Jamaica’s Yanique Thompson came second in the heat in 12.85 (+0.2 m/s) to advance to the semi-finals. “Due to the false start, I was trying to keep my focus and don’t make the same mistake that Brianna did,” said Thompson.
“Technically, I think it was a pretty bad race because I hit a couple of hurdles with my lead leg, so it was not my cleanest race, but that’s due to race rustiness as I haven’t competed in a while. I’m glad to get the rust off, and hopefully, I’ll do better in the next round.”
Danielle Williams, the 2015 World champion, stamped her authority in heat three with a comfortable win in 12.51 seconds (+0.4 m/s). “It was a well-executed race,” said Williams.
“It was faster than I planned to go, and I was happy to make it through the next round injury-free.”
Williams’ teammates Megan Tapper (12.78) and Janeek Brown (12.61) also advanced after second-placed finishes in the respective heats.
Both are looking ahead to the next round. “I came out here to get the cobwebs off and see how fast I could go basically,” said Tapper.
“I am grateful that I have another round to compete in, and I’m looking to do a lot better in the semi-finals.”
Brown, the 2019 NCAA Champion, competing at her first world championships was also racing for the first time after a long layoff.
“The race was not perfectly executed, and that’s because I haven’t competed in six weeks,” she said.
“This was basically a blowout race, and I’m satisfied to blowout 12.61 knowing that adjustments can be made for the next round. The track felt fantastic, it’s a fast track, and hopefully, I can better my personal best here.”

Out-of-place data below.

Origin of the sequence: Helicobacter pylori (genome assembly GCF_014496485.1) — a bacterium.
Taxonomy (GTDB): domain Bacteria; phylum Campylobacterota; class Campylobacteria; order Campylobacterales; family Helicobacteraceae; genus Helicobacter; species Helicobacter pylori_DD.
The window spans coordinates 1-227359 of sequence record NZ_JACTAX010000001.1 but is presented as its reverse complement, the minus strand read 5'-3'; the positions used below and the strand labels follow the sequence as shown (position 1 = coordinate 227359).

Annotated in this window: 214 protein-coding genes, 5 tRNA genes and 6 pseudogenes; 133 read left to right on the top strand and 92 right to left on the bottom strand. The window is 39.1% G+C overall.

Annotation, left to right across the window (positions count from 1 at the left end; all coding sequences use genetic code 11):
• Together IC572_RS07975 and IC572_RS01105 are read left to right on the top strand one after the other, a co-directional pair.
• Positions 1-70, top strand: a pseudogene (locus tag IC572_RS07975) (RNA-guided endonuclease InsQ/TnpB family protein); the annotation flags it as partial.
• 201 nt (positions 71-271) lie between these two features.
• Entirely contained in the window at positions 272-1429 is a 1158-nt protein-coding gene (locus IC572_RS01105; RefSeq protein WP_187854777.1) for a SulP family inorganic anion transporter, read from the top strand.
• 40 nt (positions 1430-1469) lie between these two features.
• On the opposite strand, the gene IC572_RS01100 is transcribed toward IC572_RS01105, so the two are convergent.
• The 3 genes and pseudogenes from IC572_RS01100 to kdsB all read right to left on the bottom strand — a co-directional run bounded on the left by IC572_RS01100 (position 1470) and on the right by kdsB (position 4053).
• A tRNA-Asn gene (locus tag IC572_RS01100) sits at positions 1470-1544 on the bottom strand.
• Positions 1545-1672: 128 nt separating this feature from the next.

In the women’s 4x400m heats, Jamaica advanced comfortably after registering 3:23.64. The team will likely include Shericka Jackson, who has so far collected gold in the 4x100m and bronze in the 400m flat.
In the men’s equivalent, Jamaica crossed the line first in their heat in 3:00.76 with defending champion Trinidad & Tobago easing up into third in 3:01.87.
In the final, Jamaica will start in lane five and Trinidad & Tobago from lane nine. Both teams are looking forward to bring their best game on the big occasion.
“This run was to everyone a taste of the track,” said Deon Lendore. “A lot of us were unfortunate not to compete in the open event. Tonight was the first time we got our feet wet, and it was a good first run. It is all about recovering and coming back out tomorrow to defend our title.”
Akeem Bloomfield, a finalist in the men’s 400m flat, was the leadoff runner for Jamaica and he was happy with the overall team effort. “I think my leg was OK,” said Bloomfield.
“I put the team in a good position, handing off to Nathon (Allen) who did a good job and we kept moving the baton around and got a season’s best and we are just moving forward right now.”
Elsewhere, Grenada’s Anderson Peters qualified for the men’s javelin after hurling the spear 85.34m in the second round over a metre and a half beyond the qualifying mark of 84m.
London 2012 Olympic champion Kershorn Walcott of Trinidad and Tobago joined Peters in the Sunday’s final with his first throw of 84.44m.
Chanice Porter, with 6.57m, made the final of the women’s long jump.